–We’ve written about covered bonds here, here, and here. It’s a new source of funding that Australian banks have been thus far prohibited from using. The reason? As we understand it, covered bonds give investors preference to collateral in the event of a bank liquidation.
–The collateral is actual bank deposits – as it is with covered bonds – this appears to put creditors ahead of depositors in line for…your deposits. Of course, that would only ever happen in the event of a bank collapse. And that would never happen.
–And besides, new rules proposed by the government would only allow Aussie banks to issue covered bonds as no more than 8% of the bank’s capital. Advocates say this change allows Aussie banks to do what foreign banks have been doing for years: tap a lower-cost source of funding for new lending without really exposing depositors.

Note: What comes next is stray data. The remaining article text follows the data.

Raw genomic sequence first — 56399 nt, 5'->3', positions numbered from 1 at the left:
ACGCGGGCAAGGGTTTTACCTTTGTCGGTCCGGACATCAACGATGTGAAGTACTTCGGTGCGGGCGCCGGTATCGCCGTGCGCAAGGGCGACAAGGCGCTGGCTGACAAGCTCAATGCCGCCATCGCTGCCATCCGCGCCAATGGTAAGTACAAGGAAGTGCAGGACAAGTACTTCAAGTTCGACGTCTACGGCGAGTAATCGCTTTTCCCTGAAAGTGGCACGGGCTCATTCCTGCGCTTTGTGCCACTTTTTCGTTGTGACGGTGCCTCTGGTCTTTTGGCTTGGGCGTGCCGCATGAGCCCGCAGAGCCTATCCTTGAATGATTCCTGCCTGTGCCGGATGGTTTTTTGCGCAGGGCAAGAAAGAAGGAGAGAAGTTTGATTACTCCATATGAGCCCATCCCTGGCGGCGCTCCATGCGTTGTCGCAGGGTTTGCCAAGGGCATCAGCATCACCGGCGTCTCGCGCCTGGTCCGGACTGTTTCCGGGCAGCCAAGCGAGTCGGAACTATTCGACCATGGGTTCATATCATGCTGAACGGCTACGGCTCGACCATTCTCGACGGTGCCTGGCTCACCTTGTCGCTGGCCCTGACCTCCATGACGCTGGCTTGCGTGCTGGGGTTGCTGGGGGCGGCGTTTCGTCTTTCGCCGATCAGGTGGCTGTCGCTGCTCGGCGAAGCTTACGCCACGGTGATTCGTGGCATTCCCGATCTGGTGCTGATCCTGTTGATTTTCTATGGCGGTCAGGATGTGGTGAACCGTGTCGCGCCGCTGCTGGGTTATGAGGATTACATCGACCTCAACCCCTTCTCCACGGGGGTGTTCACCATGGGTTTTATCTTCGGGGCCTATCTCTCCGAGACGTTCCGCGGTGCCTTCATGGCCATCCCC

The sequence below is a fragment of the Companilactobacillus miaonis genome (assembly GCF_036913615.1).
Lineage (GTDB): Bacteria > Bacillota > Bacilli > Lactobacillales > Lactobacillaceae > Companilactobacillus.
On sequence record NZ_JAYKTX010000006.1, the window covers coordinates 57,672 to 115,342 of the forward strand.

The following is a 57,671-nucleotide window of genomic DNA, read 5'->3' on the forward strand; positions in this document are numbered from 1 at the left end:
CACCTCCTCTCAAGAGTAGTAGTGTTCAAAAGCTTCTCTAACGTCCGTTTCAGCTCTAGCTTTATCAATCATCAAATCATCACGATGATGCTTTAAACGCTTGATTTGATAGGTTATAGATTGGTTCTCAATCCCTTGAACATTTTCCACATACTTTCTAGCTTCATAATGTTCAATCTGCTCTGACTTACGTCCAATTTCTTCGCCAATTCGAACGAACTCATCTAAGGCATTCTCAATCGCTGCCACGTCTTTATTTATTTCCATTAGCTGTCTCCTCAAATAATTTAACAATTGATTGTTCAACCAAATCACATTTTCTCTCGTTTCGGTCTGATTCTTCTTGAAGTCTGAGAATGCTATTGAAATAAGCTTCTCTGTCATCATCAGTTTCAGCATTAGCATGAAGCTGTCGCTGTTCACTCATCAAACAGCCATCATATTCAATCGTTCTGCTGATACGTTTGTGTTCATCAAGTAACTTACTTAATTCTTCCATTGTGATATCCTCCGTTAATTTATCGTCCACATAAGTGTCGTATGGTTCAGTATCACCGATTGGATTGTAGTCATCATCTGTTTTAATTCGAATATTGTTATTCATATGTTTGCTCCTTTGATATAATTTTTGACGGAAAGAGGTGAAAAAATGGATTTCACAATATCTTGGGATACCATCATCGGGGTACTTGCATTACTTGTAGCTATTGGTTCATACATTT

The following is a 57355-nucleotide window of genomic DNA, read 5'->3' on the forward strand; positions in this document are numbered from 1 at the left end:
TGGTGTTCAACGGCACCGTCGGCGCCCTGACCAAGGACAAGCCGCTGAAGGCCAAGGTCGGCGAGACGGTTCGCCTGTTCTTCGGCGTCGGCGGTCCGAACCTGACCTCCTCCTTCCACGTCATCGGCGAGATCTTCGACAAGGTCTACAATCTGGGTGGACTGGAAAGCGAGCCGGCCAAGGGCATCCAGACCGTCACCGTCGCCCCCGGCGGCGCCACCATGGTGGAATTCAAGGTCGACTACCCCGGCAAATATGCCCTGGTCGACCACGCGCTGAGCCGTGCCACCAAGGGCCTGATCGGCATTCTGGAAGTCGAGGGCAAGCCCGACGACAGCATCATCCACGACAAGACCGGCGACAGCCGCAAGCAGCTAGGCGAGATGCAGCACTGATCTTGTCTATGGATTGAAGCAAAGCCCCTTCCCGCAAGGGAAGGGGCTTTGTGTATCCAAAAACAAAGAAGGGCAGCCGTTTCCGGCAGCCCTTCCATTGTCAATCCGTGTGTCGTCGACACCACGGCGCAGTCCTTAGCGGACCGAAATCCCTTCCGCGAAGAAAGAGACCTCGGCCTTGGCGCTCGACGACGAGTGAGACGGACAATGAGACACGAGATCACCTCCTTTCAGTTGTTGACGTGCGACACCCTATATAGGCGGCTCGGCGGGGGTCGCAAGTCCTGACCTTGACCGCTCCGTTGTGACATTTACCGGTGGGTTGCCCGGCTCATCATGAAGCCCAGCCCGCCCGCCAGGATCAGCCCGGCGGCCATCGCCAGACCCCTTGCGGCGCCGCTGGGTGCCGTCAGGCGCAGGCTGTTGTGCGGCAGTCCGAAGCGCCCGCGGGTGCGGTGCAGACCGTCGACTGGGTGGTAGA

–Hmm. The giant assumption behind the whole scheme is that no Aussie bank would ever actually fail. How could one? The banks have tremendous assets, many of which are residential and commercial property mortgages. There is hardly any precedent for bank capital being wiped by fallen asset values in residential and commercial property, is there?
–Well, of course there is. This is precisely what happened/is happening in America. But we are assured, for myriad reasons, it could never happen here. And just to be sure it never happens, the government and the banks are finding new ways to direct more borrowed money and more Australian savings into a single asset class: housing.
–What could possibly go wrong?
–The penny has clearly not dropped for some people. Policy makers and bankers are scrounging for ways to keep debt growing here in Australia. Meanwhile, Europe is showing us what happens when the financial system can no longer add any more productive debt: a great contraction.